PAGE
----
Thursday, March 28, 2013

Alla Prima: Photographer Nancy

I went to Punta Gorda Portrait Studio this morning. This was the last session in which we could have two models before the fall. As the snow birds are leaving, the number of  studio participants is dwindling. I got there before the two models arrived, so I simply set up at one of the sites, not knowing who would sit in front of me. Of course, it turned out that Nancy sat for my group. She was a skinny lady with sharp facial features and deep-set eyes. I tried to express the subtlety of lighting but  wasn't very satisfied with myself. Anyway, it was a study.


  1. Can you recommend good brushes for a small oil 8 x 10 on location work? I was at Matlacha Monday painting and went thru 4 brushes with issues for working that small. Also Ya Thursday I had the other model who was good to paint but we had a lot of distractions and I didn't get as far as you did. Plus I was late. I also do not like to work from photos, they seem to be missing that atmosphere of the person or place...phot flattens darks is for sure an issue...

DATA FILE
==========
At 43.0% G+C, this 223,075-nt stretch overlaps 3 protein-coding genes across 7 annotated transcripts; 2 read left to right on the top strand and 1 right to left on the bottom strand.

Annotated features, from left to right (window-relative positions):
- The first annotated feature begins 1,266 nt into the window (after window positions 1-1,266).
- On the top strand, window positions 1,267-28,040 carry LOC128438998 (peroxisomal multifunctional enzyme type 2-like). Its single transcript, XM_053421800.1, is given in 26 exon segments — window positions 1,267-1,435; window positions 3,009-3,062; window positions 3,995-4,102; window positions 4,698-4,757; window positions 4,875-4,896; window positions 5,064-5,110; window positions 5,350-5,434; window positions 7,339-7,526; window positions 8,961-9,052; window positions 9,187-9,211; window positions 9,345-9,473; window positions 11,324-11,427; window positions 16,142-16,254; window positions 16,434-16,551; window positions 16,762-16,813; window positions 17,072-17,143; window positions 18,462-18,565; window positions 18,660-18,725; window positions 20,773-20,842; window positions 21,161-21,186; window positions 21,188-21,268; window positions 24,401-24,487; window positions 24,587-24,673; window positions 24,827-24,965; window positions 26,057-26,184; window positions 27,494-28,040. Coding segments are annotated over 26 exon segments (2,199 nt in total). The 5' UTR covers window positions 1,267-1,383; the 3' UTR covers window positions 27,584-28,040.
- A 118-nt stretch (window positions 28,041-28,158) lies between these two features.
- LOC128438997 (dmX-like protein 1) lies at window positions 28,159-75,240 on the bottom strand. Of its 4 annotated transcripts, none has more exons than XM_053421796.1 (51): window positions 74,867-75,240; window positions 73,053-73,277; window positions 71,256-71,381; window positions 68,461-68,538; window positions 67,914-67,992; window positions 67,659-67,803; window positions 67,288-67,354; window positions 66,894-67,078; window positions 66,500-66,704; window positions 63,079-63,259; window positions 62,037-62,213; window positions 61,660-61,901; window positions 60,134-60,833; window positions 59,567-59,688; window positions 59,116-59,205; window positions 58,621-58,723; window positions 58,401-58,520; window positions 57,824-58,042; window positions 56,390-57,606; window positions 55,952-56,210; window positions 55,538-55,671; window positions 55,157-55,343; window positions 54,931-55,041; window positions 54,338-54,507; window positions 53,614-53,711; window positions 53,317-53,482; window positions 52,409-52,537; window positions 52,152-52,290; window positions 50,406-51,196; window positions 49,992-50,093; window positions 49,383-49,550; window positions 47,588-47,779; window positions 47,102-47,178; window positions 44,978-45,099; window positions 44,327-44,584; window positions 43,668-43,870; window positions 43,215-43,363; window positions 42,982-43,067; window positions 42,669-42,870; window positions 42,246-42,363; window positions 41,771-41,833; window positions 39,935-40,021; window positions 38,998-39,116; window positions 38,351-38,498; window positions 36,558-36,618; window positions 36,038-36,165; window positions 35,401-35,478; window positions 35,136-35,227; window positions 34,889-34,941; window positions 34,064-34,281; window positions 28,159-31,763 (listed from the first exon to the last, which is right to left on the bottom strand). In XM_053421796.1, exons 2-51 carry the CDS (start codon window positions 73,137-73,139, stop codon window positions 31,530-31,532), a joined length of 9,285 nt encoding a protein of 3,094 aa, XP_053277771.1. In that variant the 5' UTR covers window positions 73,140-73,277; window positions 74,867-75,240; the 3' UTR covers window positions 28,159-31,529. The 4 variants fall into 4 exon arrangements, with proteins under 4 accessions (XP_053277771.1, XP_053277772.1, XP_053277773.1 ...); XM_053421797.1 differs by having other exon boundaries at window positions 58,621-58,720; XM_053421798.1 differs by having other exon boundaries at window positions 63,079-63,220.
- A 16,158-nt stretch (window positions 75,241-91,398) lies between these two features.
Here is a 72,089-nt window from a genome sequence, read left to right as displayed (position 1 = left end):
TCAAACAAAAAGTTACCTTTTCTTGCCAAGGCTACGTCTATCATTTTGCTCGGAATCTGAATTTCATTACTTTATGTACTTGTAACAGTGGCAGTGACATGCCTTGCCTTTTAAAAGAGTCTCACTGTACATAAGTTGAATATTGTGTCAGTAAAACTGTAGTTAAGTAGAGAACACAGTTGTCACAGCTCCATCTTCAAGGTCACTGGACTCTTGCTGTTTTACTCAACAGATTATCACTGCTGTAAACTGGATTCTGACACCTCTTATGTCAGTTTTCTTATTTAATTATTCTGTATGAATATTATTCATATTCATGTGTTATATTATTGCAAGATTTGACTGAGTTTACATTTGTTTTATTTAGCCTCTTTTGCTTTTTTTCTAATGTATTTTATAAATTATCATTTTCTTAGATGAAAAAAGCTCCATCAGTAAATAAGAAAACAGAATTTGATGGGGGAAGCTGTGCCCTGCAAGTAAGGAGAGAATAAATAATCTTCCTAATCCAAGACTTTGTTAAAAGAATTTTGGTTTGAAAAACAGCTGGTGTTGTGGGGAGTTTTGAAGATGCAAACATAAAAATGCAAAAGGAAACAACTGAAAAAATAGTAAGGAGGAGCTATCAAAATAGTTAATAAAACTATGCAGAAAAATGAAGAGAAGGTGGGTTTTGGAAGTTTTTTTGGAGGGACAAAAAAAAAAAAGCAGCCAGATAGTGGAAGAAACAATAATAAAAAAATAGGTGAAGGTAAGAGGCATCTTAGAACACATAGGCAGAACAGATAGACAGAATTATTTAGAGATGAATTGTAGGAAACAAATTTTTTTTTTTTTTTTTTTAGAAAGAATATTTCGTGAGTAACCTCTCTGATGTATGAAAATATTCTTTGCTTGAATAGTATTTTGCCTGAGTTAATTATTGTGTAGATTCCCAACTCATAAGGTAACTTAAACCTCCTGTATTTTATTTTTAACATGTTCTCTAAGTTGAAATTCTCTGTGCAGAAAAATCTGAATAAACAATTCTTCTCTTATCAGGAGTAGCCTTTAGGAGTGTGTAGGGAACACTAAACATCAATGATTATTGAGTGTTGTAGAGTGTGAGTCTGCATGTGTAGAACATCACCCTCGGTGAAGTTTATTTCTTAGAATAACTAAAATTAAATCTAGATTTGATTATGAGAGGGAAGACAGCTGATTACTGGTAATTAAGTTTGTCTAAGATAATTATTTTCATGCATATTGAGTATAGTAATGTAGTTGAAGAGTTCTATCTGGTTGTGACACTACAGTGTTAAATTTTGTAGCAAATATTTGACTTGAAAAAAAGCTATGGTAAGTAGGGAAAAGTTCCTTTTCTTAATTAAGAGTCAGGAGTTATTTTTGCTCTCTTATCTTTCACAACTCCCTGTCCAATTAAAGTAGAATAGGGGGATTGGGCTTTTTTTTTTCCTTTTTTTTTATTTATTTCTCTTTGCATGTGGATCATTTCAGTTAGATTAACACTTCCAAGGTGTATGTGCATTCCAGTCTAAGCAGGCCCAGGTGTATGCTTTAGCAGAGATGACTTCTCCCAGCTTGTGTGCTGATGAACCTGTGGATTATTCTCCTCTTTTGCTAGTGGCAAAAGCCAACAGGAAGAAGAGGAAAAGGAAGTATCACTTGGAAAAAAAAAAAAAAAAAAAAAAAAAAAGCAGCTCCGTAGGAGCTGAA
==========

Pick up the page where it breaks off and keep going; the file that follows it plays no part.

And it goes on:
2. Hi, Cathy:

    Sorry, Cathy, I didn't respond till now. I have read your message just now. Better later than never. Before answering your question, I need to be honest with you. I use the cheapest brushes, some i even bought from Walmart. However, for a size 8 x 10 picture, you don't have to use long stem brushes. Of course, you need smaller brushes. The important thing is the brush hair. Wehn I begin a painting I use hard bristle brushes. As I process the painting, the hair of burshes I chose get softer, mostly mylon. Also you need to choose the right types for different stages. For instance, at the begining, I often use bright or mop types, later for different details, I choose flat, angle, rigger,and filbert. To blur the border, I often use fan brushes. Hope that helps.